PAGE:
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How Should I Respond to a Judgmental Person?

Judgmental people frustrate me. I want to respond in kind – crossing swords with them. But Gene Horne changed my perspective with his story of God speaking to him. Since hearing his story, I try to live differently.Horne was a businessman and missionary .  I only heard him speak once, but th…
By Seth Barnes
By Seth Barnes
Judgmental people frustrate me. I want to respond in kind – crossing swords with them. But Gene Horne changed my perspective with his story of God speaking to him. Since hearing his story, I try to live differently.

Horne was a businessman and missionary .  I only heard him speak once, but the story he shared colors the way I view our assignment down here on earth.  In fact, I found it so profound that years later, I called him back just to check the details.  Here they are:

When Horne was a younger man, a faith healer came to town. Signs appeared on buildings and telephone poles all over town well in advance of the evangelist and his team.  Horne had high expectations.

On the day of the crusade, Horne arrived, brimming with curiosity.  But the crowd in attendance was much smaller than he’d expected.  And when the evangelist came out on stage, he did not fit Horne’s picture of a faith healer.  As the service wore on, things seemed to go from bad to worse.  After preaching for 20 minutes, they spent nearly as long on the offering, seeming to want to squeeze the last dime out of the audience.

Finally the time came when the evangelist was going to pray for people.  By this time, Horn had grown cynical.  “This is ridiculous,” he thought to himself.

But then the most amazing thing began to happen.  As he prayed for the sick, they were healed!  Horn could not believe his eyes.  The miracles were undeniable.  

 
It seemed so out of place with the cheesy way in which the man conducted his ministry that Horn became indignant.  “God, how in the world is it that this man is seeing all this happen?  Why are you blessing his ministry?”  He asked.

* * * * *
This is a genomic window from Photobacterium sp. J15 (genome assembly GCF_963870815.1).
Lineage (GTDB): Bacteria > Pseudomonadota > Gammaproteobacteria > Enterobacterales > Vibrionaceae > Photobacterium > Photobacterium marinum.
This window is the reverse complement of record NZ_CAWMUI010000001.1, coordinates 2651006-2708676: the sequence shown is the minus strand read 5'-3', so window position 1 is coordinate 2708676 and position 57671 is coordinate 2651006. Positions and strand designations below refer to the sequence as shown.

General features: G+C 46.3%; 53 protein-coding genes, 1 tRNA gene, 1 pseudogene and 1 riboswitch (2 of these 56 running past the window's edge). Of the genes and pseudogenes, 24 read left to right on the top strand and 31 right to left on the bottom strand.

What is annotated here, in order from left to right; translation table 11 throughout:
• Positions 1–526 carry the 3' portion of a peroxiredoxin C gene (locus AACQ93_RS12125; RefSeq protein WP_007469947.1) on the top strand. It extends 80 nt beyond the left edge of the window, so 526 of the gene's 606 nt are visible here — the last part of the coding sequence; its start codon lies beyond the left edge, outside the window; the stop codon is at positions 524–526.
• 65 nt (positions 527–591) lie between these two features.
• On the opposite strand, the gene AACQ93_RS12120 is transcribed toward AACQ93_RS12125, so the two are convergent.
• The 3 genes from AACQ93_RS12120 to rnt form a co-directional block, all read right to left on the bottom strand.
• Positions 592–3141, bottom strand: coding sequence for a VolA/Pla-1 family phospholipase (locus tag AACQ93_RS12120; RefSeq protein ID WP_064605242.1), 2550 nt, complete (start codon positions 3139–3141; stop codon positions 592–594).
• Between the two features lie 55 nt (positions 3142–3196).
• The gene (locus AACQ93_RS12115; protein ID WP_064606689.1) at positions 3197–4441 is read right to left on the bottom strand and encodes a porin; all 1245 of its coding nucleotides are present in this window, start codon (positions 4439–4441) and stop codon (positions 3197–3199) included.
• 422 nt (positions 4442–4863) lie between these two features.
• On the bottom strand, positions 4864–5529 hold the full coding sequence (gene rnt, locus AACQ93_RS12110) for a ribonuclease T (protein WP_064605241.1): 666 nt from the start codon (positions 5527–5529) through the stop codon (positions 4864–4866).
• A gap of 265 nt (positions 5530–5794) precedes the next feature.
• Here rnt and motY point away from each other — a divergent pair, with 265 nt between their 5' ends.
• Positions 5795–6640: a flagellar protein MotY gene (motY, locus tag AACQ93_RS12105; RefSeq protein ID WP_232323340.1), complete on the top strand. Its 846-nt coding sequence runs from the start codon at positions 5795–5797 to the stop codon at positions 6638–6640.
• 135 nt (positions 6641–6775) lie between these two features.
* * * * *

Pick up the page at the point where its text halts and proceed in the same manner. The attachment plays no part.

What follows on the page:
It was then that one of the most flabbergasting and humbling experiences of Horne’s life occurred.  In the middle of the auditorium, God spoke to Horne in an audible voice:

“How dare you criticize one of my flawed servants; you’re one too.”

Horne was amazed and crestfallen.  The rebuke changed everything.  “We’re all flawed servants,” he realized.  We’re all Pharisees lined up with accusations and stones we’re waiting to throw.  But amazingly, God restricts himself to work through us. He’s looking for a posture of humility that results in an attitude of grace.

 
Maybe many of us have lost our margins and sense of grace during Covid. How are you known – what is your reputation? Are you known for your sharp tongue? When I die, I want to be known by family and friends as a man of grace. Goodness knows I need it…

Comments (10)

  • Me, too! Recently I read Pro. 30:1-4 and realized that’s me if I rely on myself! Except – that’s not who the Lord transforms me to be day-by-day as I live in grace. Yes, I can become self-absorbed, critical, and judgmental left to myself, but thanks be to God Who gives us the victory through our Lord Jesus Christ. I Cor. 15:58

  • Such a good reminder that we are all flawed servants. My desire is to be non-judgmental yet I find myself with a visual of what a “true servant” of the Father looks like. Somehow in my mind I fit the picture and many others do not. HELP ME, LORD! Help me to understand your Love is not based on my perfection or lack of perfection. We are His created…and He loves unconditionally and is willing and desiring to use all.

  • Definitely a recurring topic in and about the body of Christ.
    In my own studies, I have found there are two NT words for judge. 1 Corinthians 2:15 a spiritual person judges (anakríno) all things.
    Mat 7:1-3 Judge not lest ye be judged  (kríno)
    The former relates to discerning or calling a proverbial spade a spade.  The latter refers to condemnation or pronouncing sentence. The problem as I see it in this case was not judgment but anger. “Horn became indignant” which is another word for resentment. He was angry because he was proven wrong. Not only did he fail to anakríno but he was angry with his brother (and God) without cause and therefore in danger of judgment. Mat 5:22

  • Thank you Daddy Seth for this story. Sometimes we can be so judgemental that we forget how God had mercy on us and saved us by his grace!!!

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Seth Barnes

I'm motivated to join God in his global reclamation project. He's on the move, setting his sons and daughters free from their places of captivity. And he's partnering with those of us who have been freed to go and free others.



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